PSO: Study abroad is not all fun and games. This observation is limited to my only study abroad experience, obviously, but while I’ve only documented here the exciting and novel adventures I’ve had in this blog, there are still afternoons and evenings filled with lengthy scientific literature to be read, assignments to be completed, marine species to be documented and memorized.
Now that Scuba Boot Camp is over, all the food I’ve been consuming can now be directed as energy to power my brain, rather than my body. They’re slowly weaning us off back to back dives, and back into a normal class schedule (by weaning, we still have a deep dive and a night dive scheduled for the week, but no more training, hooray!) and I feel like I’ve been thrust back into the icy depths of syllabus navigation and a close reading of tedious texts. Because this is a research program, our research proposals are to be turned in *gasp* THIS FRIDAY so our advisors can meticulously and mercilessly dissect them and return them to us filled with the blood of red pens. I’m being dramatic, alright, but I’m feeling dramatic. This week is hell week #1.
Fun and Games: Study abroad is still pretty fun and games, tough. Here’s what I did this week.
- Rescue diving: You may know how to administer CPR, but can you administer CPR while swimming both yourself, and a drowned victim to shore? We learned this technique and were forced to do it over and over (And over) again so if any of you decide to stop breathing while diving, I will for sure jump in and save you. 🙂 I think the most uncomfortable exercise to practice was when I had to take off my mask and share a regulator with a maskless buddy. For visualization purposes, imagine that you are 50 feet underwater and a huge fish knocks your mask off, exposing your eyes and nose to the water. Then, you (irresponsibly) run out of air. You reach for your buddy’s octopus (the second “breather” each diver has attached to his person) but that is broken, so now you and your buddy have to share the one working regulator with air. What? Does that even happen? Probably not, but it’s better to be prepared.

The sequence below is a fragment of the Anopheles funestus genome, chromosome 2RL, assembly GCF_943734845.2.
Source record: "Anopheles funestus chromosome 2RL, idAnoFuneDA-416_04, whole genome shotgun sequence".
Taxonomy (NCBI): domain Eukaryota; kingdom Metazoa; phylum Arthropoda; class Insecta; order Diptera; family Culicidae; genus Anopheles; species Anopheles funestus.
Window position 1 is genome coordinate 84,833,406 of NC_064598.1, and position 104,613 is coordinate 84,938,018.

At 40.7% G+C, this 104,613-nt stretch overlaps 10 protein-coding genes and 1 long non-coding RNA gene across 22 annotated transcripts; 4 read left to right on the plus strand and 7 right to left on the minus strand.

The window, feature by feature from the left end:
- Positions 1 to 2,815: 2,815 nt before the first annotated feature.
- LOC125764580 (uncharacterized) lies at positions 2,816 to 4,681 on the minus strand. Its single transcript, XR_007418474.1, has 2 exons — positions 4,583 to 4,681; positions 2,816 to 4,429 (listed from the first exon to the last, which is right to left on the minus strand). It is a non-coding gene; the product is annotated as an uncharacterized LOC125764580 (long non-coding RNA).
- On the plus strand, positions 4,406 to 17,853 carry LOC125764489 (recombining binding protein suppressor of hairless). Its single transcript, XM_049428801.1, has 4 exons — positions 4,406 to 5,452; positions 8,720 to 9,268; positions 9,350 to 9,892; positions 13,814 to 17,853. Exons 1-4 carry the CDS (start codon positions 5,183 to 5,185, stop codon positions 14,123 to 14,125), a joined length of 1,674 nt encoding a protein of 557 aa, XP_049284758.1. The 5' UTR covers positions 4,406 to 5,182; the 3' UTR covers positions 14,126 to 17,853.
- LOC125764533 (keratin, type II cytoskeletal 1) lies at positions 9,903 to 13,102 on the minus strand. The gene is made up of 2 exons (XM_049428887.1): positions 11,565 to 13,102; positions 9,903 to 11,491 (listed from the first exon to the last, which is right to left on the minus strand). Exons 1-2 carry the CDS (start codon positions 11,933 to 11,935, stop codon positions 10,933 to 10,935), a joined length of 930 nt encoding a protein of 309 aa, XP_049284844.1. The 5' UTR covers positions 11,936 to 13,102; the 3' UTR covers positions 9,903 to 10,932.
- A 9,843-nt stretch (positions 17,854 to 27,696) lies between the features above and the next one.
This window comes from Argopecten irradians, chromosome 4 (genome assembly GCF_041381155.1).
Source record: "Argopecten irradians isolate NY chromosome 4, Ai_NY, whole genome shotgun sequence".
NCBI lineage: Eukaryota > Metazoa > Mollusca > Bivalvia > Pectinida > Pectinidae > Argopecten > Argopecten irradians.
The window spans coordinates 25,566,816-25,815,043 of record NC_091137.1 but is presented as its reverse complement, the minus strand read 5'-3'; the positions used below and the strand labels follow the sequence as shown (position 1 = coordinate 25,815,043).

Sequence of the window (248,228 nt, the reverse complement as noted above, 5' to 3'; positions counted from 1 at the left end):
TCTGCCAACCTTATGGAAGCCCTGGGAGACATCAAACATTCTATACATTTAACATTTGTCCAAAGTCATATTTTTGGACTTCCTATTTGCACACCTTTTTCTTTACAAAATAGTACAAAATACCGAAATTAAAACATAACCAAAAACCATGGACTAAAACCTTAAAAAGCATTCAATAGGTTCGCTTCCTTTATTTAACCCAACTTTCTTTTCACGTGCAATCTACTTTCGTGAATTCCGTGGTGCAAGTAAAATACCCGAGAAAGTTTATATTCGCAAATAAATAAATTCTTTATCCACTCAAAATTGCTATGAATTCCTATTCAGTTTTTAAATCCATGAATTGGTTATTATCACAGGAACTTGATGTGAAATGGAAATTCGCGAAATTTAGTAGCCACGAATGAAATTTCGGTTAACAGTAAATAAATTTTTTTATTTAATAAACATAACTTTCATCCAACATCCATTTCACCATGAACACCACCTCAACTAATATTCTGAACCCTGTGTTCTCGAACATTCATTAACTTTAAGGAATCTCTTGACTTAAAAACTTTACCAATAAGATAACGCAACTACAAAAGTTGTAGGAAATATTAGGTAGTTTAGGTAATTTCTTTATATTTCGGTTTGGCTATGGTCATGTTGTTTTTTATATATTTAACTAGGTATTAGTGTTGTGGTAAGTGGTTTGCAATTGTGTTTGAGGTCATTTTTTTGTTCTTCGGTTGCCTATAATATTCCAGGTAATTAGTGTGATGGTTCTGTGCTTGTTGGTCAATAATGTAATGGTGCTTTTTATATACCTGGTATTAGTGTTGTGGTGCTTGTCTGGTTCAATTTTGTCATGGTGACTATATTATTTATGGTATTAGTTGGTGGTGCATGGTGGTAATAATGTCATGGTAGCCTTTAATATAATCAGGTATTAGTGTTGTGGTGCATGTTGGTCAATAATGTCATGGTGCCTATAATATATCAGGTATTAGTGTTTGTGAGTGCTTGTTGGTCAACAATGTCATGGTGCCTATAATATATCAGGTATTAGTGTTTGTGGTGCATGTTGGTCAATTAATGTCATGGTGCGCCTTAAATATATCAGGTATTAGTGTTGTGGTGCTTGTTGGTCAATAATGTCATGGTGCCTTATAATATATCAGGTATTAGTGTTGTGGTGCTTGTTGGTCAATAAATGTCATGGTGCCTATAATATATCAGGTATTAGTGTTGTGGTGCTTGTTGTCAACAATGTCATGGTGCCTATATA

- Boat dive: We took a boat to Klein Bonaire, a smaller island near Bonaire, to take our fish and coral identification quiz. I love boat diving, mostly because you don’t have to lug all of your heavy gear so far to get the shore. Anyway, reefs that exist away from human populations are even more beautiful than you can possibly imagine! No cameras were allowed underwater, unfortunately!
- Windsurfing: I WENT WINDSURFING! Bonaire has perfect windsurfing conditions and holds international competitions in Lac Bay, so where better to learn how to windsurf than here? (Lac Bay also holds dense mangrove and seagrass forests. Both are protected, ecologically important and diverse habitats and are SO COOL but I’ll elaborate on those later.) The entire bay has warm, shallow water and steady trade winds, which made learning how to windsurf much easier than I originally thought. And to top it all of, the sand at the bottom of the bay is the finest, purest, most powdery calcium carbonate you can find. Falling off the board was probably just as enjoyable as windsurfing itself, just because the bottom was so soft. (pics below)
S/o to everyone at home struggling to study for that ochem test!